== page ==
If God loves in such a way, how should we love, my friends? We have heard it already. Fix the phrase in your heart. “Let love for the brethren continue, but do not neglect love for the stranger.”
These are not two competing interests, that we can only practice one at a time, as if we had some money set aside to feed our hungry children, and we poured out our largesse instead into the hands and mouths of those we do not know. That is the false dichotomy that greedy misanthropes — most often politicians advocating their policies — would like you to believe.
There is enough love to go all around, for it springs up from an inexhaustible well, even God himself.
My challenge to you this week — if you’re not feeling challenged already — is to give these things some more thought and, better yet, to put those thoughts into action.
How might we love our brethren and the stranger in our personal lives? Jesus’ words here about dinner invitations are more than appropriate. Are all our social activities aimed solely around benefiting those who can repay us or honour us? Are they closed off and tightly bound?
Undoubtedly, we could all do more to influence the life of the broader community. We heard two weeks ago that, in the event of a no-deal Brexit, two-thirds of the Europeans living here could lose their civic rights. Successive prime ministers have made promises on this point; but politicians’ promises are like so much chaff. They are driven away by the winds of every change. Is that compassion or justice? These are not merely political issues, but Gospel principles, and there are a myriad other examples we might draw out.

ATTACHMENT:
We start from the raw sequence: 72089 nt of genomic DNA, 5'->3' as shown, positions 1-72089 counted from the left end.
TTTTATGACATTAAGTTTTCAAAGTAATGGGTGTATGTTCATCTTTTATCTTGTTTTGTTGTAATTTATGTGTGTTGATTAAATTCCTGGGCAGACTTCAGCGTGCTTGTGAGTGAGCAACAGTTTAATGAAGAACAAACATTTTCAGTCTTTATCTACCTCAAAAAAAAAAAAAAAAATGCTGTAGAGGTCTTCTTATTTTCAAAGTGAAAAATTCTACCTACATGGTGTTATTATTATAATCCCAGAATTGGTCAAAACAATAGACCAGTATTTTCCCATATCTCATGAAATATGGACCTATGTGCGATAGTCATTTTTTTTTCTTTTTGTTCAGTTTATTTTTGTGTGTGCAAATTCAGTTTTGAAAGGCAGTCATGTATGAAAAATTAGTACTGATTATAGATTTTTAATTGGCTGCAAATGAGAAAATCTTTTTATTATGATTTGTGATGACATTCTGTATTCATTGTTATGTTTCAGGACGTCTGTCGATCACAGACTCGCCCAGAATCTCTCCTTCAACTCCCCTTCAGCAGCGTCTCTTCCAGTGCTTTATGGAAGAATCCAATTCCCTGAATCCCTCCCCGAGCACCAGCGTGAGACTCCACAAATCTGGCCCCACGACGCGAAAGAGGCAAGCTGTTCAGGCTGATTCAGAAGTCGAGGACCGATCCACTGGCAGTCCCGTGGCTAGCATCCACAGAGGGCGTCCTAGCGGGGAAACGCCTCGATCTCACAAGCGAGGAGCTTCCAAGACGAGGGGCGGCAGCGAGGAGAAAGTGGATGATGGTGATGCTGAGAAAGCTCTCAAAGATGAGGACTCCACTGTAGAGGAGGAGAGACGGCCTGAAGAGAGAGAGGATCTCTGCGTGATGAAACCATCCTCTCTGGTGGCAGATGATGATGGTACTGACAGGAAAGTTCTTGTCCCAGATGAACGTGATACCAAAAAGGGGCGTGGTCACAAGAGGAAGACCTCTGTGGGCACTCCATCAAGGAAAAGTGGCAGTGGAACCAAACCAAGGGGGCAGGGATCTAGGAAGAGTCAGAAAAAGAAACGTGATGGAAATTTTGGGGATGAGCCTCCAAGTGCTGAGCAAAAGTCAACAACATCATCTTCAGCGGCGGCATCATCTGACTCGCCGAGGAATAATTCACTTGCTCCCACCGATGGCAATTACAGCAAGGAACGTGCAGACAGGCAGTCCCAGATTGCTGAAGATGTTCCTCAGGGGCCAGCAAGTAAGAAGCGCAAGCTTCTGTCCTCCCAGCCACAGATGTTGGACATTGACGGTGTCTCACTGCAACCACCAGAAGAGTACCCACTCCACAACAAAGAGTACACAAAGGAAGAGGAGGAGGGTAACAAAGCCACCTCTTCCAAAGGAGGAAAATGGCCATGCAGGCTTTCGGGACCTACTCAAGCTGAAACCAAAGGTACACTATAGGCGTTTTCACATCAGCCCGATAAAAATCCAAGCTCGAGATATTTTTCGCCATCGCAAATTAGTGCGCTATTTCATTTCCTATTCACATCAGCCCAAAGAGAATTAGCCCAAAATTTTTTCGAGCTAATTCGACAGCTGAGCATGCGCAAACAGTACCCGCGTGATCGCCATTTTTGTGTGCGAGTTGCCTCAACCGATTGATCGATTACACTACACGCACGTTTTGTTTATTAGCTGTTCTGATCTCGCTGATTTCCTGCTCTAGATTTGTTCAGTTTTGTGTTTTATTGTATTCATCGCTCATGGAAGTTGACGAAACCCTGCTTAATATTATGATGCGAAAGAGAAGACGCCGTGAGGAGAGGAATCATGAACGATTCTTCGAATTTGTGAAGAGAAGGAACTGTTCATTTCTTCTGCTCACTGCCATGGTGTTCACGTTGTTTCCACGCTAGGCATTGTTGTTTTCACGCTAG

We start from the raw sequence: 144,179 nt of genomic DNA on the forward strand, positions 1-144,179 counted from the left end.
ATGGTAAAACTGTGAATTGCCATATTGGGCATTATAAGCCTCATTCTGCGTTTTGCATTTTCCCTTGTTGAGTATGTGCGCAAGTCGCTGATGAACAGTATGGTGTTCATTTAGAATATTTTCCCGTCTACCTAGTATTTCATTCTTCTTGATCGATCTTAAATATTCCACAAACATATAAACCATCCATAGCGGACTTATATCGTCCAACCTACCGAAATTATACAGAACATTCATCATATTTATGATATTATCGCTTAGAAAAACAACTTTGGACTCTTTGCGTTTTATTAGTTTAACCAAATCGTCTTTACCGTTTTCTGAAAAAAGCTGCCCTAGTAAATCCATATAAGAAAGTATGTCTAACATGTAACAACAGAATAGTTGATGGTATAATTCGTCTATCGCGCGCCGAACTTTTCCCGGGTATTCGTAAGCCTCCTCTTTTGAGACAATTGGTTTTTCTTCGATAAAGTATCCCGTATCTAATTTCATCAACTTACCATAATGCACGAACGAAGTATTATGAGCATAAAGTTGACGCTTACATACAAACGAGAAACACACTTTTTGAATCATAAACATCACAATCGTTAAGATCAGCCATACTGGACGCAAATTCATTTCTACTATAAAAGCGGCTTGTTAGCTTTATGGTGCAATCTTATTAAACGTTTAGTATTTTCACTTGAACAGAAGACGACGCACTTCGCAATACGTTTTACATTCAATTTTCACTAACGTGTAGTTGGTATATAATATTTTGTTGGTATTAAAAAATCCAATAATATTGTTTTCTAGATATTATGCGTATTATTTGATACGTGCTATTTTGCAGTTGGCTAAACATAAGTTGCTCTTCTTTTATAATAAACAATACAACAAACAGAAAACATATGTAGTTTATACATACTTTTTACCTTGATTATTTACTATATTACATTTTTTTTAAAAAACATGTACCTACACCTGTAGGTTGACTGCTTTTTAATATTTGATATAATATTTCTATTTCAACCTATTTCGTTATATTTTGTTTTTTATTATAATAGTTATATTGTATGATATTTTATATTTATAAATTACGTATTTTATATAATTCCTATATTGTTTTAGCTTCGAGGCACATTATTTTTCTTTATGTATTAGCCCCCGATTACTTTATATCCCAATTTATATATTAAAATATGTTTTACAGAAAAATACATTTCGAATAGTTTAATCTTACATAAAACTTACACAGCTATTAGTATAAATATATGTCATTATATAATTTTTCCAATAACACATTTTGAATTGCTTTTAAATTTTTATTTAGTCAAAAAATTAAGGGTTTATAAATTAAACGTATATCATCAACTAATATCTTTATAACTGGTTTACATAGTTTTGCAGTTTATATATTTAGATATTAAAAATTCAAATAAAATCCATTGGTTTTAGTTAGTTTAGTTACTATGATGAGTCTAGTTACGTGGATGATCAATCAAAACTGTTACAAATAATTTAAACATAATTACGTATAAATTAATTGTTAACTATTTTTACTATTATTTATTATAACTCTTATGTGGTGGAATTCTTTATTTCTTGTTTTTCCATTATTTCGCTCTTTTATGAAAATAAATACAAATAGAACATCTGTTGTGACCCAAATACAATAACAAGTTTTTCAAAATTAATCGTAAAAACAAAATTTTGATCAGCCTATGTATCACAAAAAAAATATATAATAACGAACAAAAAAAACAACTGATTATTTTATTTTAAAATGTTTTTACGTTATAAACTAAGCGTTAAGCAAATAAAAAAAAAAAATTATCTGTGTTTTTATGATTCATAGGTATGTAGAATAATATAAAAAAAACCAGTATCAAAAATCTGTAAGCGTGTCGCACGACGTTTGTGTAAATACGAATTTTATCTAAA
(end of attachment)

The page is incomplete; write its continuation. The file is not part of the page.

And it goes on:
I cannot close this sermon here, though, without drawing us to a broader principle about love for the outsider, the stranger. We have recently been talking about how the life of this parish — of this congregation gathered here right now — can be better oriented toward those outside, and I just want to make a few observations related to that point.
I am certain that as we heard the words of Jesus today, telling us to invite to our dinners the poor, the outcast, the blind, the lame, and all those who cannot repay us, we felt a pinch in our conscience. For who among us practices such hospitality as a way of life? There would be a perfect person. We feel that pinch, and we resolve to meet the physical needs of our neighbour. But what about their spiritual needs?
Sunday by Sunday we gather here for the heavenly feast that is the Eucharist; we draw nourishment from Christ himself, in his Word and in the sacrament of his body and his blood. It is a marvellous and great thing, and I thank my God every time I stand here with you. But who are we inviting to this feast of life? Only those we already know and love? Who is not here?
Consider this. If every church in Cambridge were full to bursting at their main Sunday services, more than 100,000 people in this city would still have no place to go. If we allowed a material famine of such great proportions to continue on our doorstep in wartime or at peace, we would decry ourselves. The national papers would denounce us. A new foodbank or soup kitchen would spring up daily. No effort would be considered too drastic. Why are we not so moved to offer our neighbours the bread of heaven and the cup of salvation?
I commend these things to your thoughts, prayers, and action, as we consider the future together. Le me close with the final verse from our reading from the Letter to the Hebrews, praying you forgive my passion, if I have misspoken or offended you in any way.
“Do not neglect to do good and to share what you have, for such sacrifices are pleasing to God” (Heb. 13:16).